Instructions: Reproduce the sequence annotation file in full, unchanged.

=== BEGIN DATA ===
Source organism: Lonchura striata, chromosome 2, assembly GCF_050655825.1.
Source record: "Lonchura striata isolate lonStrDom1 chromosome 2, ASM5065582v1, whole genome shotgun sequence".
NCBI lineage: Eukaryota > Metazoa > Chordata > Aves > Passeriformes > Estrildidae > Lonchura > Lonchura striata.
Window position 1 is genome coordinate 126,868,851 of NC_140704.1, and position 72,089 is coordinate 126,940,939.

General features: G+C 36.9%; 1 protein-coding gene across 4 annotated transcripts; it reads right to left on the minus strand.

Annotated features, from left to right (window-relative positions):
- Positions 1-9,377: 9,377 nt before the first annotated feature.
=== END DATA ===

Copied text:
Source organism: Lonchura striata, chromosome 2, assembly GCF_050655825.1.
Source record: "Lonchura striata isolate lonStrDom1 chromosome 2, ASM5065582v1, whole genome shotgun sequence".
NCBI lineage: Eukaryota > Metazoa > Chordata > Aves > Passeriformes > Estrildidae > Lonchura > Lonchura striata.
Window position 1 is genome coordinate 126,868,851 of NC_140704.1, and position 72,089 is coordinate 126,940,939.

General features: G+C 36.9%; 1 protein-coding gene across 4 annotated transcripts; it reads right to left on the minus strand.

Annotated features, from left to right (window-relative positions):
- Positions 1-9,377: 9,377 nt before the first annotated feature.